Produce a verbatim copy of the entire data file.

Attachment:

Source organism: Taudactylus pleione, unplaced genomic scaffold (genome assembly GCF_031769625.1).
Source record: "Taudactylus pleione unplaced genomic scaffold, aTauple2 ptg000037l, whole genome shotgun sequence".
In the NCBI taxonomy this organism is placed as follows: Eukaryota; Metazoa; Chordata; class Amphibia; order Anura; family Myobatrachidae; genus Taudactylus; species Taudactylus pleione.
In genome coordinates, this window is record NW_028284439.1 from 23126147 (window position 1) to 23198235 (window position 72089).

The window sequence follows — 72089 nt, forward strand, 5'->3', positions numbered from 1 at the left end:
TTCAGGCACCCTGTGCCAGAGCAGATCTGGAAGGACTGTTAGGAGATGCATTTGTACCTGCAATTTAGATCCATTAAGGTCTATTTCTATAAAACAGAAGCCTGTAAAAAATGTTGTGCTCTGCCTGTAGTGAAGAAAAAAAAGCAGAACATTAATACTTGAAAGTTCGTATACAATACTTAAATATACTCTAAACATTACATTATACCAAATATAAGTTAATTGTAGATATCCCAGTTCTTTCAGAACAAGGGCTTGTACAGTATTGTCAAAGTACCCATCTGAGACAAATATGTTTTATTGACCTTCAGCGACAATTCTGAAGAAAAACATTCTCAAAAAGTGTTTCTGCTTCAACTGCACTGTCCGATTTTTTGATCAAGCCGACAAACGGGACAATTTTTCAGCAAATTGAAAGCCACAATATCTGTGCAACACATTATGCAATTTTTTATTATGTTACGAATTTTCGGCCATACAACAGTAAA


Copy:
Source organism: Taudactylus pleione, unplaced genomic scaffold (genome assembly GCF_031769625.1).
Source record: "Taudactylus pleione unplaced genomic scaffold, aTauple2 ptg000037l, whole genome shotgun sequence".
In the NCBI taxonomy this organism is placed as follows: Eukaryota; Metazoa; Chordata; class Amphibia; order Anura; family Myobatrachidae; genus Taudactylus; species Taudactylus pleione.
In genome coordinates, this window is record NW_028284439.1 from 23126147 (window position 1) to 23198235 (window position 72089).

The window sequence follows — 72089 nt, forward strand, 5'->3', positions numbered from 1 at the left end:
TTCAGGCACCCTGTGCCAGAGCAGATCTGGAAGGACTGTTAGGAGATGCATTTGTACCTGCAATTTAGATCCATTAAGGTCTATTTCTATAAAACAGAAGCCTGTAAAAAATGTTGTGCTCTGCCTGTAGTGAAGAAAAAAAAGCAGAACATTAATACTTGAAAGTTCGTATACAATACTTAAATATACTCTAAACATTACATTATACCAAATATAAGTTAATTGTAGATATCCCAGTTCTTTCAGAACAAGGGCTTGTACAGTATTGTCAAAGTACCCATCTGAGACAAATATGTTTTATTGACCTTCAGCGACAATTCTGAAGAAAAACATTCTCAAAAAGTGTTTCTGCTTCAACTGCACTGTCCGATTTTTTGATCAAGCCGACAAACGGGACAATTTTTCAGCAAATTGAAAGCCACAATATCTGTGCAACACATTATGCAATTTTTTATTATGTTACGAATTTTCGGCCATACAACAGTAAA